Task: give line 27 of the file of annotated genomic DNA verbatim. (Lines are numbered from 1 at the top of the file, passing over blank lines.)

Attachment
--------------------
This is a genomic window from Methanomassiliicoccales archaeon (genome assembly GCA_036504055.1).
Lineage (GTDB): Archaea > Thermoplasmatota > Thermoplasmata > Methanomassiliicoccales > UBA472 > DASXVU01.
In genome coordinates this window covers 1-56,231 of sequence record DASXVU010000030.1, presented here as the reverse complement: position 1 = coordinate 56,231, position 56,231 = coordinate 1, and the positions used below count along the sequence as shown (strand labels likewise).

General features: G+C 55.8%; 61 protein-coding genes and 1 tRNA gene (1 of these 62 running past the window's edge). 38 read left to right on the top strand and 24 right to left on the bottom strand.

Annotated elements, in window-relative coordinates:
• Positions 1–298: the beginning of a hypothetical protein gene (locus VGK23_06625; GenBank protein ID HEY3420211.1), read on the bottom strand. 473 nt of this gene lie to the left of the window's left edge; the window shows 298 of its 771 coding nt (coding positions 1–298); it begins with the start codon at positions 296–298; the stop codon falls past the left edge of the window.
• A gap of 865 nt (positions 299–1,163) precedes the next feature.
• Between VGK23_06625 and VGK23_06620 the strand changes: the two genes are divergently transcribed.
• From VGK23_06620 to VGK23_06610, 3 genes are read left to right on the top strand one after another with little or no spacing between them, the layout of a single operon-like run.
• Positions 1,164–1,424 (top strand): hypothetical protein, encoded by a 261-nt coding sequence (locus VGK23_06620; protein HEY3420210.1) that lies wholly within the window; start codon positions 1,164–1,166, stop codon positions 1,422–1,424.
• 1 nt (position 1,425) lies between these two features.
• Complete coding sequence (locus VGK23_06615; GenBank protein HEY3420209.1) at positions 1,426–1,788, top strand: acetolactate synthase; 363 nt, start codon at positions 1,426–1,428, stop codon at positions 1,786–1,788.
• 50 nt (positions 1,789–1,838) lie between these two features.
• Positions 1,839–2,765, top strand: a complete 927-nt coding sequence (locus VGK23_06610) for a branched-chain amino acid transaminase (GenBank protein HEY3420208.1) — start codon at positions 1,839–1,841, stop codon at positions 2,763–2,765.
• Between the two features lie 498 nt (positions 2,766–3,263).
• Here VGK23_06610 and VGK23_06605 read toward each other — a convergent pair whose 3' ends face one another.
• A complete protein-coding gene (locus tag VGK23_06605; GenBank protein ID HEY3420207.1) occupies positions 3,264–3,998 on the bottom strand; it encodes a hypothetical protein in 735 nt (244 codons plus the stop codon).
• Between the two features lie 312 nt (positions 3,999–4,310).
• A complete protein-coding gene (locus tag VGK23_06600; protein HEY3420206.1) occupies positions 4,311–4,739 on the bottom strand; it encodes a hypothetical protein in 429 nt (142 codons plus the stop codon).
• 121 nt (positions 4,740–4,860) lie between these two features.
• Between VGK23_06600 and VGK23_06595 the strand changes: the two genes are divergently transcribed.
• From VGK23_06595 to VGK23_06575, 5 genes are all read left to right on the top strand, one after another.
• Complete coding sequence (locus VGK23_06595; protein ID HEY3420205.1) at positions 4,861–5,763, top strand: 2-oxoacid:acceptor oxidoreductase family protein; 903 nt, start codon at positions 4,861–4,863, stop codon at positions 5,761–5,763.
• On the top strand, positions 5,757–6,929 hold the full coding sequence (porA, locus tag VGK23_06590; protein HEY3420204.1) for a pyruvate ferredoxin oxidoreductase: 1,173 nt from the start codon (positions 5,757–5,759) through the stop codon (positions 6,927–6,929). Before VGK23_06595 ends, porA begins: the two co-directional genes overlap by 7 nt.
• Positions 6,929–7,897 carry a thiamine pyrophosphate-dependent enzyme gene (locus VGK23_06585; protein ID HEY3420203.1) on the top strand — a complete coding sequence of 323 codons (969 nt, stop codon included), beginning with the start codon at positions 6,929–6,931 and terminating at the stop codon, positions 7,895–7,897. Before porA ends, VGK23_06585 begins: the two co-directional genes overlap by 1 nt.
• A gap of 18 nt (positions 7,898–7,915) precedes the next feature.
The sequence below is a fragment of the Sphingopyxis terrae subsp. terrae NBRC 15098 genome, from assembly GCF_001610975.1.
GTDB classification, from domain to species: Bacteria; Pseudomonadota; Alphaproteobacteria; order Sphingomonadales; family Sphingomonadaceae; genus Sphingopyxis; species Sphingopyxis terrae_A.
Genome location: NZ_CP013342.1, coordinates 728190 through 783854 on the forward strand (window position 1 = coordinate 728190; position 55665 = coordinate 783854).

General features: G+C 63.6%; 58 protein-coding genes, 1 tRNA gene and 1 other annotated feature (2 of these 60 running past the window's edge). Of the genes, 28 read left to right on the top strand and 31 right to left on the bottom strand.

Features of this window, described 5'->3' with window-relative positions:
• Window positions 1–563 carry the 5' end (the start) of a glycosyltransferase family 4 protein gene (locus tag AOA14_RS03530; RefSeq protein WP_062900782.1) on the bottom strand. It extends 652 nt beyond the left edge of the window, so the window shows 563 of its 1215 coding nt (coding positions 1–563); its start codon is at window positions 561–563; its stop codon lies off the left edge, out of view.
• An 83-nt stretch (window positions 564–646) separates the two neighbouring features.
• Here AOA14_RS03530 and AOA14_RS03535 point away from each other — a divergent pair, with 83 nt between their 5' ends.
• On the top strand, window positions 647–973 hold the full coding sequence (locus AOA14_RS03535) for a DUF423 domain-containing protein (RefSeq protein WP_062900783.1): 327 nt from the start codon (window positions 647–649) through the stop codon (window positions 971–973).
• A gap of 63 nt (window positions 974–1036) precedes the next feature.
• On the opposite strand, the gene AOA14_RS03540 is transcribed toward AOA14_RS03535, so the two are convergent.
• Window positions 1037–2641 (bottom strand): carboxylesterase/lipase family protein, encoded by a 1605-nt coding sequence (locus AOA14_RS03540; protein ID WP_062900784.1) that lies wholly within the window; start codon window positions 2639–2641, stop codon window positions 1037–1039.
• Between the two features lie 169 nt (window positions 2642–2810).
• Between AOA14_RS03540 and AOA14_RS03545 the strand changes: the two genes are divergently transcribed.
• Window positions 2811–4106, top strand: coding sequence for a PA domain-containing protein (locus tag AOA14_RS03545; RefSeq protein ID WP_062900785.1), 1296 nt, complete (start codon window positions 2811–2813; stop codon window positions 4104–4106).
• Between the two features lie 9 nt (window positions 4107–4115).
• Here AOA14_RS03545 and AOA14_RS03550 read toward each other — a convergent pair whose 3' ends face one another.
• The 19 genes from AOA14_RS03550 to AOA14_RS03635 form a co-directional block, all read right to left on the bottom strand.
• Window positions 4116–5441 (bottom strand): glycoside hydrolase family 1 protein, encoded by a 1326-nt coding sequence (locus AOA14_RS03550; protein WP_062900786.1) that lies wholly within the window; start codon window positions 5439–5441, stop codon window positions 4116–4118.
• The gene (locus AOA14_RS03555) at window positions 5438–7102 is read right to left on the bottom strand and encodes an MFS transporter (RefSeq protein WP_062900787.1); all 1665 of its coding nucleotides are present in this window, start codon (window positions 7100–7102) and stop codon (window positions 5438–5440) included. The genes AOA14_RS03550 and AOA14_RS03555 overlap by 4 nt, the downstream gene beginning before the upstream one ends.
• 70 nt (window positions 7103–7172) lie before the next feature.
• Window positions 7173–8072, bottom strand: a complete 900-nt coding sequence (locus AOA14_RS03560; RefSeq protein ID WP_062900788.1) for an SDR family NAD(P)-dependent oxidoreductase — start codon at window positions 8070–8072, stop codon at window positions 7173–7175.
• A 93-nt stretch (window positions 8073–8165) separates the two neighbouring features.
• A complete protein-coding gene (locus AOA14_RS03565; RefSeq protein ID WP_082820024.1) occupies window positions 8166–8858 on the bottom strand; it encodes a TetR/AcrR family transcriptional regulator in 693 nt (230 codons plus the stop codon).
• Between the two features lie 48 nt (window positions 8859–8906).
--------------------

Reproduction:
The sequence below is a fragment of the Sphingopyxis terrae subsp. terrae NBRC 15098 genome, from assembly GCF_001610975.1.